This is historical material “frozen in time”. The website is no longer updated and links to external websites and some internal pages may not work.

Search form

A Principled Stance on the Internet’s Future

Here's an explanation of the decision made by the United States at the World Conference on International Telecommunications.

Last Friday, the World Conference on International Telecommunications (WCIT) ended without broad agreement regarding proposed revisions to a major international telecommunications treaty. Why? Because what should have been a limited effort to modernize quarter-century old telecommunications regulations turned into an attempt to legitimize greater state control over the Internet. The United States has consistently opposed such efforts based on core principles:  that the Internet’s social and economic benefits come from the free flow of information and ideas and that the technical innovation enabling this information flow comes from the full engagement of civil society, industry, and governments in the process. 

The United States went to the WCIT prepared to negotiate revisions to a telecommunications treaty, last revised in 1988. These changes would have reflected the realities of the modern world while staying true to the charter of the Conference. Unfortunately, a small number of vocal states at the WCIT which do not endorse the principles of economic opportunity and free expression sought, in proposal after proposal, to instead focus on the Internet. Because of those efforts, the Conference  missed a significant opportunity to encourage economic growth through greater broadband deployment.

In the end, the United States determined that it could not sign the proposed treaty and we were far from alone in our stance. Fifty-four nations in the developed and developing world—including India, Kenya, the Philippines, Colombia, and almost all of Europe—have also chosen not to sign the treaty. Moreover, U.S. industry, Congress, and civil society were united in recognizing the value of a principled decision to protect  the existing multistakeholder governance model of the Internet and not sign a treaty that could have set a dangerous precedent for greater state control of information on the Internet.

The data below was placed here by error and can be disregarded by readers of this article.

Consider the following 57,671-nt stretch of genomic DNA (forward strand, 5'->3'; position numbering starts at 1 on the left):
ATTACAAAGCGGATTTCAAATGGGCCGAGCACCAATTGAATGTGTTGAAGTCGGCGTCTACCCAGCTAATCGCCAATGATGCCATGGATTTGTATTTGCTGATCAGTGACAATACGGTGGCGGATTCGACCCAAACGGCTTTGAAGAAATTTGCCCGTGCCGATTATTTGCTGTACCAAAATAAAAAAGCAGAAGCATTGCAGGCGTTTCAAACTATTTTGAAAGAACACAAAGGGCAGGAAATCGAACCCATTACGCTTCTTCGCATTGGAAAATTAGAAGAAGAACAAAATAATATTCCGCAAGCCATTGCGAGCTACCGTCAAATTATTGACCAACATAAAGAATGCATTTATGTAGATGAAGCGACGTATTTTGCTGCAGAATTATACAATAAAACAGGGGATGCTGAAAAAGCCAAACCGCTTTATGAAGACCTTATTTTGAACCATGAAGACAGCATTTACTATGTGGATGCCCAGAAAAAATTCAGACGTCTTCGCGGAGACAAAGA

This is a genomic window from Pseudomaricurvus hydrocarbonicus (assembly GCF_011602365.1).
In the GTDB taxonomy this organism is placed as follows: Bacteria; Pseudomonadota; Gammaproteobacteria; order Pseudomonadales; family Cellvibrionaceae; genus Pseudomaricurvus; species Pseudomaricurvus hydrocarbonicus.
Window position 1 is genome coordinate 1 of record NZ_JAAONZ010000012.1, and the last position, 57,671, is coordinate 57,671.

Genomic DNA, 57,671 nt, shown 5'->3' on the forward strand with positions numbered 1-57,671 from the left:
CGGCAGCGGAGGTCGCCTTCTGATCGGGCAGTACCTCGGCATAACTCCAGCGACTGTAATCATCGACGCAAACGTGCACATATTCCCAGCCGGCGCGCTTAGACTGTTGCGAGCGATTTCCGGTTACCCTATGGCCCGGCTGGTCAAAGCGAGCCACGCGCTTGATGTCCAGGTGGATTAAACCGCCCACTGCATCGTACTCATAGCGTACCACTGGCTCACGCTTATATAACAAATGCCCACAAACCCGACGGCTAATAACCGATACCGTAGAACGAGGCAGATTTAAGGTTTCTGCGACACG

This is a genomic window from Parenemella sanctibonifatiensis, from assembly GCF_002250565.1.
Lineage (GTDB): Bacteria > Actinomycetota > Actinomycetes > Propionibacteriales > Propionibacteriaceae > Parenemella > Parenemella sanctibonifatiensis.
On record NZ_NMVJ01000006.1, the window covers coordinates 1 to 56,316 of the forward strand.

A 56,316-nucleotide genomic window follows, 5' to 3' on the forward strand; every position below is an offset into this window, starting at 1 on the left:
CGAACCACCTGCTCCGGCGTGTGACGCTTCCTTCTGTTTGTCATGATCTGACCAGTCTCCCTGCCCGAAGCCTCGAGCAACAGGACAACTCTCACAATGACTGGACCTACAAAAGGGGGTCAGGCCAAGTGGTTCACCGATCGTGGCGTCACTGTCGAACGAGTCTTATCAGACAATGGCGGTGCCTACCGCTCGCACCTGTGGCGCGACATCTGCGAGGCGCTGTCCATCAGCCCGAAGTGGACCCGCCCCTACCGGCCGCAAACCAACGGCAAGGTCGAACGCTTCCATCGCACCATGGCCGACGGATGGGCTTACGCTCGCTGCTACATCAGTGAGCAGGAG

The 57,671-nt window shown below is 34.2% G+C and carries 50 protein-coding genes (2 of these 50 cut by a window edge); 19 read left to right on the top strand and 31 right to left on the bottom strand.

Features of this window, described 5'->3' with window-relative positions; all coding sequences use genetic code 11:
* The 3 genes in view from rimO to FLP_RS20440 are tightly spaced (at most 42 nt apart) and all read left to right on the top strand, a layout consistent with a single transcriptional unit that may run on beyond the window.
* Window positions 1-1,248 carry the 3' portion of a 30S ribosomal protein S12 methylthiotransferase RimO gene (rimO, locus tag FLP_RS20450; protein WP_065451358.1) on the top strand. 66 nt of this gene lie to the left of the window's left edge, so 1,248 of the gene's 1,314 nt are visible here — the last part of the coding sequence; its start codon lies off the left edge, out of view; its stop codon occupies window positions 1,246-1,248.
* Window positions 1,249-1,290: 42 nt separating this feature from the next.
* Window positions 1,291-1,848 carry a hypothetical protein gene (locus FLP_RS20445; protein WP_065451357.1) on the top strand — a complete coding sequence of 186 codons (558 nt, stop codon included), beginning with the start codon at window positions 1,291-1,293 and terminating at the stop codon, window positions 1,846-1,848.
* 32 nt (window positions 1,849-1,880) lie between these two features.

We recognize, however, that many states wanted something from this Conference that it did not provide, but could have: increased investment in broadband to connect more people around the world to the digital future. And to those nations, we reaffirm that our Administration is committed to connecting more across the globe to modern technology — and will do so both directly, and in forums positioned to address real needs in a constructive way.

The United States believes that expanded global access to telecommunications services and broadband Internet—combined with an inclusive Internet governance model—remains the best path towards economic growth that benefits everyone. We know that the WCIT was not the last place that those opposed to an inclusive Internet will try to gain legitimacy for their approach. As a result, the U.S. remains committed to upholding our principles in all our international engagements. The Obama Administration looks forward to continued discussions with all parties, from other nations to industry to civil society, on how best to promote the growth of this infrastructure so the world can continue to enjoy the benefits of digital innovation.